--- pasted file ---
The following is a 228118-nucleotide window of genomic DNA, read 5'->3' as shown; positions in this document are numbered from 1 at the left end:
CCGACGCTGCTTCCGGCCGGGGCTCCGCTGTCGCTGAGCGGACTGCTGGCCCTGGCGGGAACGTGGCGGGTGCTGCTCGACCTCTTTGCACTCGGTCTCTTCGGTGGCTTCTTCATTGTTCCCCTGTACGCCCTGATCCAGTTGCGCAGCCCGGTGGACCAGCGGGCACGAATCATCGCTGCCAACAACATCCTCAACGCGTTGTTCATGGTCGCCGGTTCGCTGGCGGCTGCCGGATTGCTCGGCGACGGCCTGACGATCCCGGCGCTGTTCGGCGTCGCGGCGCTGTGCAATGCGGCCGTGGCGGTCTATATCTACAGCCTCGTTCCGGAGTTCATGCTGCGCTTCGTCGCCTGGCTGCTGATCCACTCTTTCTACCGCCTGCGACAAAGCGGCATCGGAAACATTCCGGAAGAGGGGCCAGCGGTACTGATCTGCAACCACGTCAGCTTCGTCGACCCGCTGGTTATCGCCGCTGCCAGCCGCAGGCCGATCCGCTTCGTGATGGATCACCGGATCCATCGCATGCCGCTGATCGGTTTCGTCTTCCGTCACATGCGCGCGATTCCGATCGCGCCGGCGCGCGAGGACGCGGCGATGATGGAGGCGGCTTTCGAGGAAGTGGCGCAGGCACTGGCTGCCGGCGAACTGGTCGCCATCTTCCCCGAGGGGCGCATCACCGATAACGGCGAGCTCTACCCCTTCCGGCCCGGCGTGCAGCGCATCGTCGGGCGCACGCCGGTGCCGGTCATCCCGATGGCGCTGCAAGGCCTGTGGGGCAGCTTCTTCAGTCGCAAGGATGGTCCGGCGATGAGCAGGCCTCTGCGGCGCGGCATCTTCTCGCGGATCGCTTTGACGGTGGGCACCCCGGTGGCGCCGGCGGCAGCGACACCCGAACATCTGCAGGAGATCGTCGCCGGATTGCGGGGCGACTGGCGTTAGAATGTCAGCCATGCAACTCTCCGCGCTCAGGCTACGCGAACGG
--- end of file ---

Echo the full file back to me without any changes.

The following is a 228118-nucleotide window of genomic DNA, read 5'->3' as shown; positions in this document are numbered from 1 at the left end:
CCGACGCTGCTTCCGGCCGGGGCTCCGCTGTCGCTGAGCGGACTGCTGGCCCTGGCGGGAACGTGGCGGGTGCTGCTCGACCTCTTTGCACTCGGTCTCTTCGGTGGCTTCTTCATTGTTCCCCTGTACGCCCTGATCCAGTTGCGCAGCCCGGTGGACCAGCGGGCACGAATCATCGCTGCCAACAACATCCTCAACGCGTTGTTCATGGTCGCCGGTTCGCTGGCGGCTGCCGGATTGCTCGGCGACGGCCTGACGATCCCGGCGCTGTTCGGCGTCGCGGCGCTGTGCAATGCGGCCGTGGCGGTCTATATCTACAGCCTCGTTCCGGAGTTCATGCTGCGCTTCGTCGCCTGGCTGCTGATCCACTCTTTCTACCGCCTGCGACAAAGCGGCATCGGAAACATTCCGGAAGAGGGGCCAGCGGTACTGATCTGCAACCACGTCAGCTTCGTCGACCCGCTGGTTATCGCCGCTGCCAGCCGCAGGCCGATCCGCTTCGTGATGGATCACCGGATCCATCGCATGCCGCTGATCGGTTTCGTCTTCCGTCACATGCGCGCGATTCCGATCGCGCCGGCGCGCGAGGACGCGGCGATGATGGAGGCGGCTTTCGAGGAAGTGGCGCAGGCACTGGCTGCCGGCGAACTGGTCGCCATCTTCCCCGAGGGGCGCATCACCGATAACGGCGAGCTCTACCCCTTCCGGCCCGGCGTGCAGCGCATCGTCGGGCGCACGCCGGTGCCGGTCATCCCGATGGCGCTGCAAGGCCTGTGGGGCAGCTTCTTCAGTCGCAAGGATGGTCCGGCGATGAGCAGGCCTCTGCGGCGCGGCATCTTCTCGCGGATCGCTTTGACGGTGGGCACCCCGGTGGCGCCGGCGGCAGCGACACCCGAACATCTGCAGGAGATCGTCGCCGGATTGCGGGGCGACTGGCGTTAGAATGTCAGCCATGCAACTCTCCGCGCTCAGGCTACGCGAACGG